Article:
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Collaborative Essay Structure

November 11th, 2009 No comments

After sifting through the collaborative essay structures that you sent me, the consensus reveals itself in the below structure. I have summarized your ideas and added some further suggestions for subjects to be discussed in each section. Each section will, I think, require some additional research to make it thorough, but that is a good thing:

Introduction
general consensus that we should build on and revise Anthony’s introduction; here we also need at least a brief introduction/definition of new media

Literature Review
general consensus that this is where we introduce the frame texts (Selber, Kress, Brooke, Jenkins, and I would add Wesch on YouTube in here) to provide an historical perspective on the main questions: What is literacy? The goal of the rest of the paper is going to be to building to an understanding of how new media challenges that understanding.

Case Study #1: Blogging
Discussion of blogging and its literacy practices, including both examples of and—and this is the most important part—how one constructs such spaces. This is the largest of the case studies.

Case Study #2: Microblogging
Discussion of twitter and its literacy practices, including both examples of and—and this is the most important part—how one constructs such spaces (including the 3rd party app community, API, and cellular usages)

Case Study #3: Video and Remix
Discussion of YouTube and remix culture, including both examples of and—and this is the most important part—how one constructs such spaces (including copyright, intellectual property, Creative Commons, and idea of video as a text)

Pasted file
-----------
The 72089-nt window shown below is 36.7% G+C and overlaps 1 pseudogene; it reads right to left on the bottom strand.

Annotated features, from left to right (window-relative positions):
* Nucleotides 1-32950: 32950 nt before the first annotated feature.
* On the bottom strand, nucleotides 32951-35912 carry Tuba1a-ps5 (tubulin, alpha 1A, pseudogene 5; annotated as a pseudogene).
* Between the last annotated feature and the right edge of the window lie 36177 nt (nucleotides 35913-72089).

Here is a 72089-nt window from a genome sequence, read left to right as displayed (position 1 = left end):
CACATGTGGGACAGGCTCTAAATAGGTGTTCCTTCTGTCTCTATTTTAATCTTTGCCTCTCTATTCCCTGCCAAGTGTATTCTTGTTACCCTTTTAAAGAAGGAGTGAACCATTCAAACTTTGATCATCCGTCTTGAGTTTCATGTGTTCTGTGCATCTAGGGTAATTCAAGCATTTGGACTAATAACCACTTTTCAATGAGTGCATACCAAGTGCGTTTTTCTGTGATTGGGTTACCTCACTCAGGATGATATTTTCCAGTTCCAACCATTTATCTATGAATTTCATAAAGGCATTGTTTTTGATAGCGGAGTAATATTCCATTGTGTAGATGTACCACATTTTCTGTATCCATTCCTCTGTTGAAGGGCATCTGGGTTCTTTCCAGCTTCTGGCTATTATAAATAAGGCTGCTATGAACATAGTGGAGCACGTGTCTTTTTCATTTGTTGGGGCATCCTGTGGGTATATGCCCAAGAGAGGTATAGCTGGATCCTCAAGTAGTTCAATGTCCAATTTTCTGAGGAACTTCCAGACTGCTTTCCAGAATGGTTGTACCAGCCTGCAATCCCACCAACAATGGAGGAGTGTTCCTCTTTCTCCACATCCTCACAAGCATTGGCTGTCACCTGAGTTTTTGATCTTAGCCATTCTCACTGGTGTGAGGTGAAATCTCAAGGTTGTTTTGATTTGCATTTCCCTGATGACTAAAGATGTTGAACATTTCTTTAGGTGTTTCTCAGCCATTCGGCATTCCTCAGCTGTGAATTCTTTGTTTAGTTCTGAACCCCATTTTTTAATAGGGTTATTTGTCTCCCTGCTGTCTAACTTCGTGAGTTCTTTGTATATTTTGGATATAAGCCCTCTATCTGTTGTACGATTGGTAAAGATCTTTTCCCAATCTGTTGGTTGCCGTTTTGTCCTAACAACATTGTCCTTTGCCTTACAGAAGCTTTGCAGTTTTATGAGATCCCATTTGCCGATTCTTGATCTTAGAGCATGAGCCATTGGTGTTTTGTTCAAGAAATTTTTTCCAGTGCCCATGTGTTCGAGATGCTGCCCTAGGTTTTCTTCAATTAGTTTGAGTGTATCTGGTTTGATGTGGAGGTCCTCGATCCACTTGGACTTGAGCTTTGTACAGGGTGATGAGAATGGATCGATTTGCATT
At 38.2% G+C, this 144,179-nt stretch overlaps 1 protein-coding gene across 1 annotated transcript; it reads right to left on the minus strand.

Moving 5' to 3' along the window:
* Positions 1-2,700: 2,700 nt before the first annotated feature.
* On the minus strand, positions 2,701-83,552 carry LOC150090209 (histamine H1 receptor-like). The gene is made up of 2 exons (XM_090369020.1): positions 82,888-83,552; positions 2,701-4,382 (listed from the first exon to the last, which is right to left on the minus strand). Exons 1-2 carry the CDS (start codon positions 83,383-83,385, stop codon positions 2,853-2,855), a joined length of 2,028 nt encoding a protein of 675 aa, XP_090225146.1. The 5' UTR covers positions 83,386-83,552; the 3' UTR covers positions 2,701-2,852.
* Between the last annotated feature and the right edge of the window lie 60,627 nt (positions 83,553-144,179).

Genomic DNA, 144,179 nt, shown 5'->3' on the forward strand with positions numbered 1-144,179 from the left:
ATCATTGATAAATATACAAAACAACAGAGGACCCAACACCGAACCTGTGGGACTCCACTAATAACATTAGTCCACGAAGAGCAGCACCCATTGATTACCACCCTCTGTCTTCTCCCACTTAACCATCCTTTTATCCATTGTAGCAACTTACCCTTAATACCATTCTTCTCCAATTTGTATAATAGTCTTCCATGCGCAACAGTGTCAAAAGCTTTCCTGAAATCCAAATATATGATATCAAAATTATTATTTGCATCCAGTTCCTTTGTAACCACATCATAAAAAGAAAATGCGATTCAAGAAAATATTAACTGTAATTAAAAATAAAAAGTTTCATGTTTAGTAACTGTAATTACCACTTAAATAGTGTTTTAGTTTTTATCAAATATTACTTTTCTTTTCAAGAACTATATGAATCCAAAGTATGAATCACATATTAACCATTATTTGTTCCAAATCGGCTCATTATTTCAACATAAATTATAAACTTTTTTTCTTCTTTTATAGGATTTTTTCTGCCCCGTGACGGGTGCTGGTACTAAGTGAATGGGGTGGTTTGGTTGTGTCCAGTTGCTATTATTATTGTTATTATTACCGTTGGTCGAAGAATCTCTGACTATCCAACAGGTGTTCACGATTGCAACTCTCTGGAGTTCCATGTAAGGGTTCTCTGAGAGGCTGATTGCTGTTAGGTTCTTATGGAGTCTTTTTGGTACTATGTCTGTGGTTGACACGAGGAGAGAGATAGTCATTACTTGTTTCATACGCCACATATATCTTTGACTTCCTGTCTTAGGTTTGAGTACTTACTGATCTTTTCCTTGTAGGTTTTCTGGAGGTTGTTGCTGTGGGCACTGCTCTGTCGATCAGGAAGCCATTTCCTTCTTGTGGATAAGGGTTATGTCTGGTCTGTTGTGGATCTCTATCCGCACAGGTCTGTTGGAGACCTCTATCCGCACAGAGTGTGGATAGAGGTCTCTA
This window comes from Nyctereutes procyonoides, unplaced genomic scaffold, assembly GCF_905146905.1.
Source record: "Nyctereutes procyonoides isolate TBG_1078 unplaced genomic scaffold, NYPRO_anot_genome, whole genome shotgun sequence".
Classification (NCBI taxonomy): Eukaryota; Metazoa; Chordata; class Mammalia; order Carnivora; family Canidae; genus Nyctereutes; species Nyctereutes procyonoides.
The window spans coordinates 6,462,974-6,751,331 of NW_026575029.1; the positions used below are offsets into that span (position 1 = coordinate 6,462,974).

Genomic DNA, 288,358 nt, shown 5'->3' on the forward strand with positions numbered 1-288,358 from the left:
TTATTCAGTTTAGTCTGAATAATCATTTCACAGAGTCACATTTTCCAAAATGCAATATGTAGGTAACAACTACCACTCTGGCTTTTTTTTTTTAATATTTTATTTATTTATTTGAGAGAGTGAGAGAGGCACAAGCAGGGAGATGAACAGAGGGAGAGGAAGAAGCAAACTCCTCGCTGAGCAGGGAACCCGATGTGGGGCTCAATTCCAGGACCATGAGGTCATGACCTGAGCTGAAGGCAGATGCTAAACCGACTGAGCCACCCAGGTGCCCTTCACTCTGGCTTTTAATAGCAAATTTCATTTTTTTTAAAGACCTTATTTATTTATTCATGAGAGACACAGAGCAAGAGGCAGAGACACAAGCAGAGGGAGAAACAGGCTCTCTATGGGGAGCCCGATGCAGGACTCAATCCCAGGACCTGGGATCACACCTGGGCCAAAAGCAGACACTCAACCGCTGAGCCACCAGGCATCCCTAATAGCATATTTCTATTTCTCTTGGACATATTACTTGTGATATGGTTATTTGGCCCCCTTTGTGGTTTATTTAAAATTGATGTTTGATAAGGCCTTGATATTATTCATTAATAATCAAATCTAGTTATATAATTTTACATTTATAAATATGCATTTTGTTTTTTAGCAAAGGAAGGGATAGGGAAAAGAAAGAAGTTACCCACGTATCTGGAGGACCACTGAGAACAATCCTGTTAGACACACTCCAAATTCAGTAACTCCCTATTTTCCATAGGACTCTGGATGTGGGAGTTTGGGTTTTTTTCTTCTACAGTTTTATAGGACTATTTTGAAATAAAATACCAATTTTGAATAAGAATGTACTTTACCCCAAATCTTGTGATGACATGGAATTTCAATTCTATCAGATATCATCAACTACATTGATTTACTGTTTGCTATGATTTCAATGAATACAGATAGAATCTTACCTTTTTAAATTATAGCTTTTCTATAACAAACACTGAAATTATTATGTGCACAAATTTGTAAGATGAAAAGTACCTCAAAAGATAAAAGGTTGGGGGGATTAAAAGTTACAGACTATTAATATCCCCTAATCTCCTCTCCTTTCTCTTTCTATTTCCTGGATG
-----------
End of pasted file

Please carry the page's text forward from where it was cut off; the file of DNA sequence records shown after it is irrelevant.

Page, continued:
Case Study #4: Video Games
Discussion video games (1 video game would be best) and its literacy practices, including the games as texts but also how users construct such spaces through their interaction

Case Study #5: Information Processing
Here is the real Web 2.0 discussion, where we think about how we understand, organize, structure, and deal with the massive amounts of information out there. Examples to think about using are We Feel Fine, RSS readers, and so on)

Conclusion, or What To Make of This?
This is going to reveal itself after we put together the other sections, but it will also need to include a brief discussion of the kinds of things that are not covered so that readers understand that it is a limited discussion (that the limited space of the article does not allow for a lager discussion).

We’ll discuss this in class tonight and will divvy up the responsibilities for each section.

Basic organization for essay

November 8th, 2009 No comments

Having re-read, again, the collaborative essay I noted that there are portions that appear to be more book review, but by and large most of the text is not (in a good way). The problem that the essay suffers from most is organization – the problem was a result of us each writing about one book.